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Conducting yourself in a professional manner is essential as an agent. Start with these basics during your next client meeting
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Is the industry really that professional? The word implies that you are an expert in your field. And while there are certainly agents and companies who live up to expectations, we still have a long way to go. Finally, however, the industry is being regulated; this is no longer a part-time option. After completing your final exam (the Professional Designation Evaluation or PDE), you are able to use either the designation Professional Practitioner in Real Estate or Master Practitioner in Real Estate.
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WHAT NOT TO DO
Based on personal experience – or on those of friends and colleagues – here are five real-life anecdotes of unprofessional behaviour in the industry.
1. One seller’s house was marketed at seven different prices in the media, the square meterage was advertised differently and potential buyers had no prior arrangements to view the property.
2. A principal asked whether she should “do this Continuing Professional Development (CPD) stuff ”. No-one is exempted; it is part of the new regulations.
3. I once referred a seller to the agent selling in his complex. Two weeks later, the seller called back to say he hadn’t yet heard from the agent.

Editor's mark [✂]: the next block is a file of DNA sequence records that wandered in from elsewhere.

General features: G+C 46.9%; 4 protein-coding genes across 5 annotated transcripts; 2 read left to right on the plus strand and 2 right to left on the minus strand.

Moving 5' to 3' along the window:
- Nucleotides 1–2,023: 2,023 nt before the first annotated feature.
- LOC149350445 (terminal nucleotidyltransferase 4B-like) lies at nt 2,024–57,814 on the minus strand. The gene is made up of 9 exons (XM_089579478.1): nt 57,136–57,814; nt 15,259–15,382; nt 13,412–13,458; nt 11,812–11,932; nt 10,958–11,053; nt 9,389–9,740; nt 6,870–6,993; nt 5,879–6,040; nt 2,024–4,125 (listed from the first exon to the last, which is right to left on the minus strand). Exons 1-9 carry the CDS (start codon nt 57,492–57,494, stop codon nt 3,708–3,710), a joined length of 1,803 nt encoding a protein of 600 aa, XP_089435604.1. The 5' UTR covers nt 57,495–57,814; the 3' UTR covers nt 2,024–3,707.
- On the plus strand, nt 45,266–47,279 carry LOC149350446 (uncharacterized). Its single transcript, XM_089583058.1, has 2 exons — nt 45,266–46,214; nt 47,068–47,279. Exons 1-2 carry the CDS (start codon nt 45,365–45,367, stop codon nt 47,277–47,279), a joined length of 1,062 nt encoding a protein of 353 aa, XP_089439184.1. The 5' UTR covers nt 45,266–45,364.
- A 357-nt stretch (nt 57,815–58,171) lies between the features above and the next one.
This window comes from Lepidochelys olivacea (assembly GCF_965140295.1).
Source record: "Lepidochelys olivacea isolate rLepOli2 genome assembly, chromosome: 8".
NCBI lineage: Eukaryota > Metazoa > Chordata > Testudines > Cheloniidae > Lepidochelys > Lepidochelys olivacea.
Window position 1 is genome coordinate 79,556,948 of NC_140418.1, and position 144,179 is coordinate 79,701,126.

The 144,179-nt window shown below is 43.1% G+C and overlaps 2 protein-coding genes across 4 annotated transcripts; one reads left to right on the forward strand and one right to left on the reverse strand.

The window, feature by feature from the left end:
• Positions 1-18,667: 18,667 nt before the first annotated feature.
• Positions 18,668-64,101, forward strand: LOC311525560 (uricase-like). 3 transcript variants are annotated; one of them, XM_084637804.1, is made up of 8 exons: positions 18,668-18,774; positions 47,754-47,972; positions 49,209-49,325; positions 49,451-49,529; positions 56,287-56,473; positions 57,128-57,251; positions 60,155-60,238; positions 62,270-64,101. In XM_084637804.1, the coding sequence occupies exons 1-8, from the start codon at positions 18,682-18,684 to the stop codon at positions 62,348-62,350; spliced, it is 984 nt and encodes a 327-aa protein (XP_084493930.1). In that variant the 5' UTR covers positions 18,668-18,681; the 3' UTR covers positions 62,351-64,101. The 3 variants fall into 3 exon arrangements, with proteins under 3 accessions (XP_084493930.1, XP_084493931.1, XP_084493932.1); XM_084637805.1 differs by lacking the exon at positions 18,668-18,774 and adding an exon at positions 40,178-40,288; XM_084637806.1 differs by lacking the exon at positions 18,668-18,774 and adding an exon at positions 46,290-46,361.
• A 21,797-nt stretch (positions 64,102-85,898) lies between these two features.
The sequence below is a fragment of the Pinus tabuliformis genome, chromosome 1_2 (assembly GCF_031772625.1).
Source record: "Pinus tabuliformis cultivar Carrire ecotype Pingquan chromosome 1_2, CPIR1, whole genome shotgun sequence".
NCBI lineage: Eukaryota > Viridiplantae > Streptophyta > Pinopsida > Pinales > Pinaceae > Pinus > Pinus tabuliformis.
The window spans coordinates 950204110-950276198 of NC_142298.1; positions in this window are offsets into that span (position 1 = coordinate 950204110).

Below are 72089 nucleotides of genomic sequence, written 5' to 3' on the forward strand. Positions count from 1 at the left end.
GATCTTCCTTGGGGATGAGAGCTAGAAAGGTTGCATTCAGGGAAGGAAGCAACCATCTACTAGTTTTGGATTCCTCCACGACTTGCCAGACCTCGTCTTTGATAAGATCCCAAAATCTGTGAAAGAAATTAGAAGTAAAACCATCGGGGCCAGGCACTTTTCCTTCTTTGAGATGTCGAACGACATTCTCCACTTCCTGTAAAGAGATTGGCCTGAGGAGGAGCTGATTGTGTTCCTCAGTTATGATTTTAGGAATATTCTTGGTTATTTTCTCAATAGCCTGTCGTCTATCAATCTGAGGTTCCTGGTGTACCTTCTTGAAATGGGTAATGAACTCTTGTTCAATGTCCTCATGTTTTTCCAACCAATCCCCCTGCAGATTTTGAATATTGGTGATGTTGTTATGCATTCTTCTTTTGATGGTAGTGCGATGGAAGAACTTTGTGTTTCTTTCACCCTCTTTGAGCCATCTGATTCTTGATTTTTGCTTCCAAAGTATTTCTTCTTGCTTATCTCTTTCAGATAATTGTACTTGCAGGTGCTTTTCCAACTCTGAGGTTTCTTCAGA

4. An agent attended a workshop last year in sweatpants and slippers.
5. On the morning of training events, agents and principals call to ask for details, even though their questions have been answered already via e-mail. Or they assume workshops are at a specific venue without reading their mails properly and pitch up at the wrong place.
THE PROFESSIONAL ESSENTIALS
What, then, are the alternatives when it comes to conducting yourself professionally?
Dress code You need to look good and be prepared; it only takes a few seconds to create a good impression.
Body language Make each client feel that they are important. Listen, maintain eye contact and don’t take calls or answer messages during your meeting.
Know your area and trade Stay on top of changes, new legislation, municipal bylaws, developments and changes in your area. Know more than your customers – the same information is also freely available to them.
Communicate effectively Check your spelling, stay in touch and provide proper and timeous feedback.
Code of conduct Live up to the principles of honesty, accountability, respect, fairness, trust, knowledge, reliability and friendliness.
Deliver exceptional service You are building a network of clients who will hopefully see you as their preferred agent and will refer clients and family to you.
Competence and qualifications Register with the EAAB, have a valid FFC, complete the relevant qualifications along with your logbook, attend CPD and register with PrivySeal (available via eaab.org.za). Also attend any additional training to stay motivated.
Become the professional your clients and colleagues expect, which in turn makes your professional fee easier to negotiate. Remember that real estate can only work for you over time – there’s no quick fix.
“Know more than your customers – the same information is also freely available to them”
Jo-Anne Strydom has 21 years of real estate experience, initially as a sales agent before moving into training. She studied Real Estate Advanced Practices in Miami and is an accredited real estate assessor and moderator in South Africa.
Words: Jo-Anne Strydom, Image: Supplied